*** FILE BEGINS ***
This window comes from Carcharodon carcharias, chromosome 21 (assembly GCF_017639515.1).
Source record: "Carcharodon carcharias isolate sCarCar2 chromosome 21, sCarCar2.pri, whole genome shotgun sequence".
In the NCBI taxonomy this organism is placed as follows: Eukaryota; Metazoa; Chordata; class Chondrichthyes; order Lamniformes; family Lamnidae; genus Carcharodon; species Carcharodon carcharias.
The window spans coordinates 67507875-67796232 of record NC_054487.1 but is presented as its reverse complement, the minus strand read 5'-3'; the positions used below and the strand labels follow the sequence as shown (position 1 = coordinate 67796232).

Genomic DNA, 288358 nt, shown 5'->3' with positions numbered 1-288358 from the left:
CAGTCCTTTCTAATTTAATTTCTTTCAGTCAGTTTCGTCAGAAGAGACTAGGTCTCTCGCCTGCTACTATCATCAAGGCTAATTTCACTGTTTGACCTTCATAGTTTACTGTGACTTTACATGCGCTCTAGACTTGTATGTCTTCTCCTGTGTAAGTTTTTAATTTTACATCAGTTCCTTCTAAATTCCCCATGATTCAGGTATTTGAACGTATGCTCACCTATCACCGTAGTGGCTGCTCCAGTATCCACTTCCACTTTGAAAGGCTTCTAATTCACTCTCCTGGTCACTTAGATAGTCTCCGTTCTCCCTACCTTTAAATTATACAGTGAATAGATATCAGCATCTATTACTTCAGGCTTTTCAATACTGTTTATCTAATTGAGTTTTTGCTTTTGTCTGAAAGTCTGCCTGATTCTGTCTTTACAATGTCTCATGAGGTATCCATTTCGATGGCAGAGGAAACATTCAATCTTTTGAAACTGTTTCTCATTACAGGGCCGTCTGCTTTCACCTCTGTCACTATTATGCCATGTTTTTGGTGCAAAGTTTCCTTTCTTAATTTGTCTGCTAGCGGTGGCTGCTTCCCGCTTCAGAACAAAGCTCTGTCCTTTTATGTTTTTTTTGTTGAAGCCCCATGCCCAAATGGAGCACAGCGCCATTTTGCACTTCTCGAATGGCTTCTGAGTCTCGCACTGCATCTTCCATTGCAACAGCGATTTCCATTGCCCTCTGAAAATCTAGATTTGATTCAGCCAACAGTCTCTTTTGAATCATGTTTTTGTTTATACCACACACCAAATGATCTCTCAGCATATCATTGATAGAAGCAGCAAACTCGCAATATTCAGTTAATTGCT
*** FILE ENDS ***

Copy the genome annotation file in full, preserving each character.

This window comes from Carcharodon carcharias, chromosome 21 (assembly GCF_017639515.1).
Source record: "Carcharodon carcharias isolate sCarCar2 chromosome 21, sCarCar2.pri, whole genome shotgun sequence".
In the NCBI taxonomy this organism is placed as follows: Eukaryota; Metazoa; Chordata; class Chondrichthyes; order Lamniformes; family Lamnidae; genus Carcharodon; species Carcharodon carcharias.
The window spans coordinates 67507875-67796232 of record NC_054487.1 but is presented as its reverse complement, the minus strand read 5'-3'; the positions used below and the strand labels follow the sequence as shown (position 1 = coordinate 67796232).

Genomic DNA, 288358 nt, shown 5'->3' with positions numbered 1-288358 from the left:
CAGTCCTTTCTAATTTAATTTCTTTCAGTCAGTTTCGTCAGAAGAGACTAGGTCTCTCGCCTGCTACTATCATCAAGGCTAATTTCACTGTTTGACCTTCATAGTTTACTGTGACTTTACATGCGCTCTAGACTTGTATGTCTTCTCCTGTGTAAGTTTTTAATTTTACATCAGTTCCTTCTAAATTCCCCATGATTCAGGTATTTGAACGTATGCTCACCTATCACCGTAGTGGCTGCTCCAGTATCCACTTCCACTTTGAAAGGCTTCTAATTCACTCTCCTGGTCACTTAGATAGTCTCCGTTCTCCCTACCTTTAAATTATACAGTGAATAGATATCAGCATCTATTACTTCAGGCTTTTCAATACTGTTTATCTAATTGAGTTTTTGCTTTTGTCTGAAAGTCTGCCTGATTCTGTCTTTACAATGTCTCATGAGGTATCCATTTCGATGGCAGAGGAAACATTCAATCTTTTGAAACTGTTTCTCATTACAGGGCCGTCTGCTTTCACCTCTGTCACTATTATGCCATGTTTTTGGTGCAAAGTTTCCTTTCTTAATTTGTCTGCTAGCGGTGGCTGCTTCCCGCTTCAGAACAAAGCTCTGTCCTTTTATGTTTTTTTTGTTGAAGCCCCATGCCCAAATGGAGCACAGCGCCATTTTGCACTTCTCGAATGGCTTCTGAGTCTCGCACTGCATCTTCCATTGCAACAGCGATTTCCATTGCCCTCTGAAAATCTAGATTTGATTCAGCCAACAGTCTCTTTTGAATCATGTTTTTGTTTATACCACACACCAAATGATCTCTCAGCATATCATTGATAGAAGCAGCAAACTCGCAATATTCAGTTAATTGCT